In 1997 Bristol-based mail order health product specialist Natural Woman received a media pack from Executive Woman.
Who: Natural Woman, Executive Woman
When: November 1999
Where: Bristol Country Court
In 1997 Bristol-based mail order health product specialist Natural Woman (“NW”) received a media pack from Executive Woman (“EW”). An 85,000 circulation and 30,000 subscribers were claimed for the ABC 1 bi-monthly. NW placed a full page ad for £1,000 and bought in product to meet anticipated demand. Not a single call was received and calls to other advertisers in the issue in question revealed similar experiences.
NW smelt a rat and tried to start a dialogue with EW about true circulation levels. This was met with a less than conciliatory response, followed by debt collection letters chasing the £1,000 and the matter ended up in Bristol County Court. The figures in the 1997 media pack, produced by NW at trial, sat uneasily with the EW admission in court that their highest ever print run had been 35,000 and their subscriber database was no greater than 4,000.
The judge held that EW had misrepresented its circulation and subscriber levels in 1997 and dismissed the £1,000 claim.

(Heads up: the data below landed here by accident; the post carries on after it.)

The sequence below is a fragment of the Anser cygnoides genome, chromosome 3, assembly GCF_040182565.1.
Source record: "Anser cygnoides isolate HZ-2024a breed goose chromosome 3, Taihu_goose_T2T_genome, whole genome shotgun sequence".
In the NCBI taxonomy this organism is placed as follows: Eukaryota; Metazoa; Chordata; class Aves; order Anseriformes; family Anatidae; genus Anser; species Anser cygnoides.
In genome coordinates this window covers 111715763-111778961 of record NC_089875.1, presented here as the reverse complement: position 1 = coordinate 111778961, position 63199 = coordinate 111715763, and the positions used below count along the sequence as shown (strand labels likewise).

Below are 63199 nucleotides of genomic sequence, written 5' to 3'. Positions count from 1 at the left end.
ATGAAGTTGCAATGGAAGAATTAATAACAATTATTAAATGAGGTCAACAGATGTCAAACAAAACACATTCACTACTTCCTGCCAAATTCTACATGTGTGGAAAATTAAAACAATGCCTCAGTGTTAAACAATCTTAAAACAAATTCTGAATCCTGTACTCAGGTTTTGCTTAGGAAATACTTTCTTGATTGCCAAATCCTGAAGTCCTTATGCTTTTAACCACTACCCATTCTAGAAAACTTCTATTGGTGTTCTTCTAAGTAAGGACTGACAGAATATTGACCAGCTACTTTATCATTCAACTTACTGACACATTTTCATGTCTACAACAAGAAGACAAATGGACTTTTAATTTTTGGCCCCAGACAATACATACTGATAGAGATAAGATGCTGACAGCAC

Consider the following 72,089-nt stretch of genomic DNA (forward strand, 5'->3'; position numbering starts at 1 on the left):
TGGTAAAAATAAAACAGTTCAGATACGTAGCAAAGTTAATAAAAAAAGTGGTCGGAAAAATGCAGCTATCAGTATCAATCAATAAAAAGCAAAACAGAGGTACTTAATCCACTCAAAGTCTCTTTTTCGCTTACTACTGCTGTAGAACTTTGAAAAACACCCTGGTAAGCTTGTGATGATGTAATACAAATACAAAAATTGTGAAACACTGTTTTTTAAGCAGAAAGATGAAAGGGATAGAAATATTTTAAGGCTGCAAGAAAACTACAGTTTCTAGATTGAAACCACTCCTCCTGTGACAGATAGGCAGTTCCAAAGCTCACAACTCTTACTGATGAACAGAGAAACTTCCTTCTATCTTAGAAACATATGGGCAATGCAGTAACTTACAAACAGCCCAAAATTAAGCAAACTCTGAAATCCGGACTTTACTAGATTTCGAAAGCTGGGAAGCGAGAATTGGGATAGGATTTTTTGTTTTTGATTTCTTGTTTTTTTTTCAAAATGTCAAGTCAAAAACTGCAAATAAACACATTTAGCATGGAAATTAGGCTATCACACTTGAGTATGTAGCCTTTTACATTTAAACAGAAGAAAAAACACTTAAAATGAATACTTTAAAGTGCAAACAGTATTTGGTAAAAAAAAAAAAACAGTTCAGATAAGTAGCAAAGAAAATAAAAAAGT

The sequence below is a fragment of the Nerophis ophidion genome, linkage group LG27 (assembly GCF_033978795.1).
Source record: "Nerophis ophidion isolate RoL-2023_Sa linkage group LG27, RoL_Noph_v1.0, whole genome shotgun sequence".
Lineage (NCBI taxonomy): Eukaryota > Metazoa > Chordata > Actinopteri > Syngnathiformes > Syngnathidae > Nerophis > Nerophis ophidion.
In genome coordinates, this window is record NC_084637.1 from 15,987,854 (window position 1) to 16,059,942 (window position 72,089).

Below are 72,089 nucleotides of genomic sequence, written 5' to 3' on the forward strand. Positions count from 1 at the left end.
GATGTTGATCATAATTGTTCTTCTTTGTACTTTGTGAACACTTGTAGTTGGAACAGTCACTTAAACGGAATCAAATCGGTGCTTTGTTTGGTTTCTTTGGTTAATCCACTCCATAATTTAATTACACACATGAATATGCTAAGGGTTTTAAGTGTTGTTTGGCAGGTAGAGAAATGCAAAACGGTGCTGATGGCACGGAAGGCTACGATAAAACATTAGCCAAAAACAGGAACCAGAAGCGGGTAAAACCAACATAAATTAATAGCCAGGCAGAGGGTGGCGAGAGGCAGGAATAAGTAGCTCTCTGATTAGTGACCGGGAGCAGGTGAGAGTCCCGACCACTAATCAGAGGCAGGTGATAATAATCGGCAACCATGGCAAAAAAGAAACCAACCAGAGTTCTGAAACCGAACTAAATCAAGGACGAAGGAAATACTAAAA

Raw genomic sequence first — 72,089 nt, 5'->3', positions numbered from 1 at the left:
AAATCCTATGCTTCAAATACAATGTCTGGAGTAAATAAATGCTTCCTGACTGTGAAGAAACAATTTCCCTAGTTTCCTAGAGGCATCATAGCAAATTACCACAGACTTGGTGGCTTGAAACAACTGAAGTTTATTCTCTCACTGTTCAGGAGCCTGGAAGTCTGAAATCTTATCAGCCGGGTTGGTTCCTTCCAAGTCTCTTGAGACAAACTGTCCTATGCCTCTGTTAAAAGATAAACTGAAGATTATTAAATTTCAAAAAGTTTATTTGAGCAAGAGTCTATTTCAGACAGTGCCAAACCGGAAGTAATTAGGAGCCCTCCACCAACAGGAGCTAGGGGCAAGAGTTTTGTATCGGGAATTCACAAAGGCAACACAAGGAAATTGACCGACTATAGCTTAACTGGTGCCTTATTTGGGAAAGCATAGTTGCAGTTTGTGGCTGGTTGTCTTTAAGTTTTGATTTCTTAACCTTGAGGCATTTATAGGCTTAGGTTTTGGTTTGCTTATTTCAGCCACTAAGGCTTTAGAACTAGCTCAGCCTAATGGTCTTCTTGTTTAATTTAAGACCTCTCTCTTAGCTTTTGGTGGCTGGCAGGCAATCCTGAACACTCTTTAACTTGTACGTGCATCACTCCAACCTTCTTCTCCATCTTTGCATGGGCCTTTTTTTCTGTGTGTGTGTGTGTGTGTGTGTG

Why this matters:
If an advertiser buys media on the strength of circulation claims, this is a clear case of a representation inducing a party to enter into a contract. Whether or not the claims form part of the media purchase contract that follows, the 1967 Misrepresentation Act ensures that the advertiser will still have a legal remedy if it turns out that the claims were north of the truth. Though not claimed in this case, this could include compensation for lost profit on sales which it can be shown should have been effected if the circulation claims had been correct.
This is not the first time this year that actual circulation figures have turned out to be less than those claimed. In such cases, hunkering down a la Trinity Mirror with disappointed advertisers and negotiating a settlement is clearly better policy than letting the debt collectors loose.